Just got off the phone with a student; we spent about twenty minutes discussing a topic near and dear to many writers, and perhaps a source of curiosity to many readers: How to settle on a byline. 

For me, my choice of name had a lot to do with a journey of self discovery.

Later it led to an actual journey…

Here below, an excerpt from “Mike Sager by Mike Sager,” originally published in Esquire, now available in a longer “author’s cut” in my second collection, REVENGE OF THE DONUT BOYS. 

Call me Mike Sager.

Everyone does.

It’s the way I answer the phone, the way I introduce myself. It’s how I think of myself–my symbol, my logo, my brand name, like Prince’s glyph. Mike Sager . A random collection of nine Latin letters arranged into two groups, one space in between, the first group upthrust and masculine, like the monuments of the West, the second group rounded and feminine, like those of the East. Mike Sager , the yin and the yang. Three syllables, easy to say. Short and sweet–which my wife, in one of her occasional playful moods, would say describes me perfectly. Mike Sager . A simple name. A name that leaves room in a conversation for the next sentence. Not a fancy show-off name like Brandon Miller-de la Cuesta. Not a cool, exotic name like William Least Heat-Moon. Not a tragic name like Richard Kuntz, a kid who went to my high school. His parents called him Dick. He called himself Dick. I always wondered: What were they thinking?

Mike Sager . A name with no baggage, no connotation. Just a name, an ordinary name. Not too Jewish sounding, thank God–my mother’s line; the first anti-Semite I ever knew. A name like a blank canvas or raw hunk of granite, a name you can work with, chisel into something. Mike Sager . A name of my own choosing.

My given name, of course, is not Mike Sager : It is Michael Andrew Sager. Mi-kul, as people in Baltimore said. Miiiii-kuuuuullllll, one of eight Michaels in my first-grade class, an overweight boy in husky-size corduroys who cried easily but never backed down from a fight, who spent his entire third-grade year sitting in the front of the room, his desk pushed against the teacher’s.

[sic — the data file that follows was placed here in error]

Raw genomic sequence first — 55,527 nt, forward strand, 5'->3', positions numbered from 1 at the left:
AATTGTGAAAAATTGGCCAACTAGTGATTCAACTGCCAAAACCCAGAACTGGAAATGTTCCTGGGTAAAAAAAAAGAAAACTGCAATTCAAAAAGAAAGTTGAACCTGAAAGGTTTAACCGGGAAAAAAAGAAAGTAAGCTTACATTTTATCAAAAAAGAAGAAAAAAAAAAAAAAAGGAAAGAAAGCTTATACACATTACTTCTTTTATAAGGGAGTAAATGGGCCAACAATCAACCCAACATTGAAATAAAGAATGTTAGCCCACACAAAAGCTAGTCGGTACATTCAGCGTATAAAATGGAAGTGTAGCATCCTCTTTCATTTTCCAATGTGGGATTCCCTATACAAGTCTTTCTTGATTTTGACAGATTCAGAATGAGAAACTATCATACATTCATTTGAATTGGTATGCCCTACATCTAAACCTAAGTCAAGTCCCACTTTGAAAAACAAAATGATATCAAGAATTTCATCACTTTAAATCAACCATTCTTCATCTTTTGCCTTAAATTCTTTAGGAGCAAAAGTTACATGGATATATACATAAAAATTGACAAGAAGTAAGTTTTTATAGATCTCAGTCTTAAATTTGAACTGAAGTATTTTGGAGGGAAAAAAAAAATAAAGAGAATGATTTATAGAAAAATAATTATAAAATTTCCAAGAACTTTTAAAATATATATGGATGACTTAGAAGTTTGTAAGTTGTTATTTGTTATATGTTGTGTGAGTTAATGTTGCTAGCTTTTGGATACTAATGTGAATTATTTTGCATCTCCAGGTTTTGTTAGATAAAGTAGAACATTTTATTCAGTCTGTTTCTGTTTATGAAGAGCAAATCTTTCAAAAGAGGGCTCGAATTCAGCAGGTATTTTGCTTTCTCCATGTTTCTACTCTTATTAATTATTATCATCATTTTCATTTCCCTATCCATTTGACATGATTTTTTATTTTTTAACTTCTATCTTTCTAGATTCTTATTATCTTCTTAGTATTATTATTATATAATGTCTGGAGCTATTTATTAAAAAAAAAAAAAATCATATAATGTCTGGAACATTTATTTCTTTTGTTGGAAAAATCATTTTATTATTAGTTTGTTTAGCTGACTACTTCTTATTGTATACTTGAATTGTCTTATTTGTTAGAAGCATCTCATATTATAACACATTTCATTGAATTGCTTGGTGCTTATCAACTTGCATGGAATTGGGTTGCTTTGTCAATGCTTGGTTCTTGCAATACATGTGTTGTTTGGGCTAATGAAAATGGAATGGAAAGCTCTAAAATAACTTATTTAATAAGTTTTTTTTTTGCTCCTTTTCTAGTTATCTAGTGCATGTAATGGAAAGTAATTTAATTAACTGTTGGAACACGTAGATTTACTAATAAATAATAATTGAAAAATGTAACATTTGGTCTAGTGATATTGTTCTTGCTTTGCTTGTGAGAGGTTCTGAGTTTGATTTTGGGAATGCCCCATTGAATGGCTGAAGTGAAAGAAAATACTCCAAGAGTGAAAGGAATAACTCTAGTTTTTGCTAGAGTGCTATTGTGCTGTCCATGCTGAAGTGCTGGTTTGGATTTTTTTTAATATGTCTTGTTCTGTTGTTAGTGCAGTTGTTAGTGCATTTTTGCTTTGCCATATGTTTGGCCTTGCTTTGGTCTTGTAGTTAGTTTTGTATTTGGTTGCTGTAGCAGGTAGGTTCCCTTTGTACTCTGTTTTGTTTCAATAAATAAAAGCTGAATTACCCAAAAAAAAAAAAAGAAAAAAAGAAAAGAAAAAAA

Then, in junior high, I discovered sports; I ended up on the soccer team at Emory University. I made varsity my freshman year. They listed me on the roster as Mike Sager .

From there, things began to turn around. Mike Sager was not Michael Sager. Mike Sager was a winner. He was popular. He did well. He got a job at one of the world’s best newspapers, albeit as a copy boy on the graveyard shift. And then, in 1978, the really big thing happened: I got my first big-league credit.

By Mike Sager .

That’s me.

A body of work. A lifetime of actions large and small.

What’s in a name?

To me, everything.

So you can imagine my surprise on that day some years ago when I typed the nine Latin letters of my name into Google.

I was gut shot. There were other Mike Sager s. Tons of them. I mean, Mike Sager is not exactly John Smith. How could there be others? What right did they have to use my name? A name I’d built from the ground up.

Time passed. I tried to forget them. But as is often the case, the things you hate become a prickly fascination. I found myself wondering: Who are these guys?

I started clicking around. There were 3,650 Google entries for ” Mike Sager ,” fifty-three pages. Going through them over a period of several days, I identified thirty-nine other Mike Sager s. This did not include the hundreds of still more Mike and Michael Sagers listed in various telephone databases on the Web.

There was Lutheran pastor Mike Sager in Spokane; motorcycle racer/sound technician Mike Sager in Wenatchee, Washington; car salesman Mike Sager in Perrysburg, Ohio; rock ‘n’ roll roadie/blogger/political-campaign worker Mike Sager in Reston, Virginia; and high-tech-company owner Mike Sager in southern California, who declined a meeting through his personal assistant, saying he preferred not to divulge any personal details. Third-generation plasterer Mike Sager lives on a small island near Vancouver with five hundred other humans and a large number of bald eagles. There were three Captain Mike Sager s: a Louisiana state police officer; a jail warden (he also played semipro baseball) in Virginia; and an avid poet, ex-Navy, sailboat enthusiast, and all-around renaissance man (just ask!) living in early retirement in a river town called Daphne, Alabama. And then there was help-desk coordinator Mike Sager , who works for a tire and auto business in Tampa and calls himself mIKEY(tm), a name he is attempting to trademark.

All of them Mike Sager .

None of them me.

What’s in a name?

I needed to find out.

To read more of “Mike Sager by Mike Sager” please see:  


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